When sighted by Columbus on November 14, 1493, Guadeloupe was inhabited by Caribs, who called it Karukera (Island of Beautiful Waters). The Spanish made two attempts to settle Guadeloupe in the early 1500s but were repelled both times by fierce Carib resistance. Finally, in 1604, they abandoned their claim to the island.
Three decades later, French colonists sponsored by the Compagnie des Îles d’Amérique, an association of French entrepreneurs, set sail to establish the first European settlement on Guadeloupe. On June 28, 1635, the party, led by Charles Liénard de l’Olive and Jean Duplessis d’Ossonville, landed on the southeastern shore of Basse-Terre and claimed Guadeloupe for France. They drove the Caribs off the island, planted crops and within a decade had built the first sugar mill. By the time France officially annexed the island in 1674, a slavery-based plantation system was well established.
The English invaded Guadeloupe several times and colonized it from 1759 to 1763. During this time they developed Pointe-à-Pitre into a major harbor, opened profitable English and North American markets to Guadeloupean sugar, and allowed the planters to import cheap American lumber and food. Many French colonists actually grew wealthier during the British occupation, and the economy expanded rapidly. In 1763 the occupation ended with the signing of the Treaty of Paris, which relinquished French claims in Canada in exchange for the return of Guadeloupe.
Amid the chaos of the French Revolution, the British invaded Guadeloupe again in 1794. In response, the French sent a contingent of soldiers led by Victor Hugues, a black nationalist. Hugues freed and armed Guadeloupean slaves. On the day the British withdrew from Guadeloupe, Hugues went on a rampage and killed 300 royalists, many of them plantation owners. It marked the start of a reign of terror. In all, Hugues was responsible for the deaths of more than 1000 colonists, and as a consequence of his attacks on US ships the USA declared war on France.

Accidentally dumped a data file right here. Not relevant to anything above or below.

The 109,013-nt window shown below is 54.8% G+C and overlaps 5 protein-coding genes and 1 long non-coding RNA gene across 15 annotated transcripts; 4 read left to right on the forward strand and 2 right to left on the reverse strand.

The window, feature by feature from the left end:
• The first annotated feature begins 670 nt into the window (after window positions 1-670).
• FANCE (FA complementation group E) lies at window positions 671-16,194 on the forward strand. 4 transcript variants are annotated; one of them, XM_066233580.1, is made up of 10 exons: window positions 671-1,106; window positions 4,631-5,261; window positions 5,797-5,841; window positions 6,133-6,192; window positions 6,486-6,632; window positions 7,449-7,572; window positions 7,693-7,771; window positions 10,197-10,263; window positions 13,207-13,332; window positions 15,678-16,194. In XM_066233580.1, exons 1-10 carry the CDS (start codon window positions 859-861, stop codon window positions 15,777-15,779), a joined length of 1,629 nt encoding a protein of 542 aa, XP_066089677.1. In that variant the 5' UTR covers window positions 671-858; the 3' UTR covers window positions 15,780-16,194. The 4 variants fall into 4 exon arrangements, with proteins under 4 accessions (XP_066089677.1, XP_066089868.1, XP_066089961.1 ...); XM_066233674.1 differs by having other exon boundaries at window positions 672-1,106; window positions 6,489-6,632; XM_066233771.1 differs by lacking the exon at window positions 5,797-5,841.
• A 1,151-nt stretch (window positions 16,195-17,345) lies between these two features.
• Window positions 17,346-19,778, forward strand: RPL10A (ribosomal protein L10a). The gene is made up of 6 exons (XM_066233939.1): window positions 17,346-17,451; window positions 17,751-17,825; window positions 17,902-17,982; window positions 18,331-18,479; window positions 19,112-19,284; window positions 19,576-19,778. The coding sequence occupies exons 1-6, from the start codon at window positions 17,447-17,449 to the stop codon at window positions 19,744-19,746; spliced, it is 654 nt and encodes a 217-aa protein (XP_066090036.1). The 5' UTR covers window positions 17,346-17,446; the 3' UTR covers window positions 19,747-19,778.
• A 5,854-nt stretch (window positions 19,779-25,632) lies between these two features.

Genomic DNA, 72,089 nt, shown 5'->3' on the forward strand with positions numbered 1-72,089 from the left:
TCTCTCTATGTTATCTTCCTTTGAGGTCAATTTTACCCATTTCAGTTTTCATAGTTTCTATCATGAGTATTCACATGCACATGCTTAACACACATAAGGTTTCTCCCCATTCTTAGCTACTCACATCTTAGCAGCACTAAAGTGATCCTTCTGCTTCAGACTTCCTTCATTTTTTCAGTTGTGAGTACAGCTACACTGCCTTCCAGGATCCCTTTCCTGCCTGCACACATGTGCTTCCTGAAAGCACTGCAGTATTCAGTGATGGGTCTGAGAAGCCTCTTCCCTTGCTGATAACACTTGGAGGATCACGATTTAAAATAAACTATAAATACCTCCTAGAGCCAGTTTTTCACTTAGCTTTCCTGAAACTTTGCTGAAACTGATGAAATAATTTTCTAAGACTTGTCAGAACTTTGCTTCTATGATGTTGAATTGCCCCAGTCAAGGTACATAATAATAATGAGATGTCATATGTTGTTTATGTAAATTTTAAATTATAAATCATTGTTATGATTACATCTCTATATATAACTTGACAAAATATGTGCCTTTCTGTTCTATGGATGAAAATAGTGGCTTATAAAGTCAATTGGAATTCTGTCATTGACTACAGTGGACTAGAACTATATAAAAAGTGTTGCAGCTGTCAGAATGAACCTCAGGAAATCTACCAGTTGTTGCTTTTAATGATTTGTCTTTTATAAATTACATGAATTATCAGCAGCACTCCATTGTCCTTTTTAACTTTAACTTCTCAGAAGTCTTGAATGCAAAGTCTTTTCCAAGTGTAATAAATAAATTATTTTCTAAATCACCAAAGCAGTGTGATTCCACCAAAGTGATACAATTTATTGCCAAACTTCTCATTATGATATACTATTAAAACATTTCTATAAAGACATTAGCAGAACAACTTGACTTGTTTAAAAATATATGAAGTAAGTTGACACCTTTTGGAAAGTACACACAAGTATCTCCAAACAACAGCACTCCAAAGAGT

In 1802 Napoléon Bonaparte, anxious to get the situation under control, sent General Antoine Richepanse to Guadeloupe. Richepanse put down the uprising, restored the prerevolutionary government and reinstituted slavery.
Guadeloupe was the most prosperous island in the French West Indies, and the British continued to covet it, invading and occupying the island for most of the period between 1810 and 1816. The Treaty of Vienna restored the island to France, which has maintained sovereignty over it continuously since 1816.
Slavery was abolished in 1848, following a campaign led by French politician Victor Schoelcher. In the years that followed, planters brought laborers from Pondicherry, a French colony in India, to work in the cane fields. Since 1871 Guadeloupe has had representation in the French parliament, and since 1946 it has been an overseas department of France.
Guadeloupe’s economy is heavily dependent upon subsidies from the French government and upon its economic ties with mainland France, which absorbs the majority of Guadeloupe’s exports and provides 75% of its imports. Agriculture remains a cornerstone of the economy. The leading export crop is bananas, the bulk of which grow along the southern flanks of La Soufrière.